Local Commentary

Our Man in Arlington

clark-fcnpMemories of Arlington’s “night of gang warfare” pack a punch nearly a half-century after the drama.

This March 11, I had the privilege of addressing Arlington’s Committee of 100 to share research I’ve compiled on that strange local flirtation with mass violence.

On June 14, 1966, the tranquil suburban Lee-Harrison shopping center, just before midnight on a Tuesday, erupted in gunfire. Some 100 shots were traded by rival motorcycle gangs. Astonishingly, no one was killed, or even injured.

Like the sour presence of the American Nazi Party in our county from 1958-83 (a subject I also discussed), the gang clash recalls Arlington’s seamier side, from a time when alienated working-class whites made themselves visible in ways foreign to today’s gentrified community.

I pieced together the story through interviews with police officers and front-page news accounts from the old Washington Star, Post and Daily News. I also had long talks with the central protagonist, Wayne Hager, then a meat cutter.

Hager fondly recalls his time hanging out at the old Tops Drive-In at George Mason Drive and Lee Highway, drag races near Walker Chapel, matching wits with state troopers and picking fights with boyhood playmates who were members of the East Coast gang the Pagans.

The cause of the melee was tension between the dangerous gang and Hager, who would ride his Triumph to their gatherings but declined to join.

Fistfights between Hager and future Pagans president Frederick “Dutch” Burhans and another Pagan from Maryland followed. The latter was killed in a car wreck after his run-in with Hager, prompting Pagans to call Hager out.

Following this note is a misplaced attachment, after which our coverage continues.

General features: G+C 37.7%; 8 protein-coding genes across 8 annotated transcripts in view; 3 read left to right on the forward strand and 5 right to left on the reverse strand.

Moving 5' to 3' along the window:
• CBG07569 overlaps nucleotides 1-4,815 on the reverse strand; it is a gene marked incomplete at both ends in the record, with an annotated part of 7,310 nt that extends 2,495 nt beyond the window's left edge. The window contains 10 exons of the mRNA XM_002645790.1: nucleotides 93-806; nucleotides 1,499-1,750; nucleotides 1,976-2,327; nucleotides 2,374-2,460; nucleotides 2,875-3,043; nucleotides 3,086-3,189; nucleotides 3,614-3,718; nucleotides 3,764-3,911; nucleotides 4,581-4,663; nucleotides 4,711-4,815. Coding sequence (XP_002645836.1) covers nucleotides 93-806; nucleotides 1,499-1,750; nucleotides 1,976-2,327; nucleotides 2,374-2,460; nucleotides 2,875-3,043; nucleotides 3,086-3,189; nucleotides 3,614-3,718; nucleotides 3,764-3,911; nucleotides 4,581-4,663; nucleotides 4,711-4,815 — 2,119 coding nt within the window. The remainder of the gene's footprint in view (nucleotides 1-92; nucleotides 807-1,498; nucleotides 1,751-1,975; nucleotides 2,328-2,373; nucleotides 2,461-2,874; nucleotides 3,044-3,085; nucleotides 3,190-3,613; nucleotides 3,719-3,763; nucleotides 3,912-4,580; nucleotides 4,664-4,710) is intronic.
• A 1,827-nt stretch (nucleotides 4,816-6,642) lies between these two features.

They would rumble at “the lot,” their name for the shopping strip then containing a Safeway, a Drug Fair and Gifford’s Ice Cream. Hager quickly formed a new gang – the Avengers – and ordered jean jackets stitched with the name.

Police received a warning at 5:00 that afternoon, but Commonwealth’s Attorney William Hassan said the law required a crime before anyone could be arrested. (Preemptive action would become an Arlington police option later). The cops did detain two Pagans carrying sawed-off shotguns before the bullets flew.

The Avengers arrived with a 25 mm. automatic, an AR-15 rifle, brass knuckles, hunting rifles and clubs. As the police shift was changing, shots rang out from behind Gifford’s, prompting Hager to hit the ground as Pagan cars peeled by. Hager jumped in his Impala and sped home to dispose of guns before returning to help police, eventually pressing murder charges.

Police called it “the most shots fired in Arlington since 1865.” The reason no one was hit, Hager maintains, is that they weren’t shooting to kill.
The County Board split over whether the clash merited a crackdown on weapons, and whether the board could meet on the subject without jeopardizing prosecutions.

About 20 gang members, aged 18-25, were tried for disorderly conduct and incitement to riot. Most received fines of $100-$250, or 30 days in jail.
The rivals would later reconcile, though Burhans was shot and killed in 1980.

After I published on the subject, a former would-be Pagan wrote to say he’d been tempted to join the gang, but is forever grateful his father insisted he go off to college.

At the Committee of 100, Rex Thomas, whose father was an Arlington police officer, showed up with an actual Avengers jacket, after all these years.


Speaking of violence-prone fringe groups, there’s yet another that once took advantage of tolerant Arlington. The Ku Klux Klan back in the roaring ‘20s staged an automobile parade through Clarendon.

According to a clipping from the Evening Star, Dec. 22, 1922, dug up by Arlington Historical Society activist Annette Benbow, more than 200 robed Klansmen just before Christmas gathered in a field before a fiery cross to initiate 20 new members. Four robed figures then drove up over to the Salvation Army headquarters in Alexandria and presented the charity with a check for $1,100.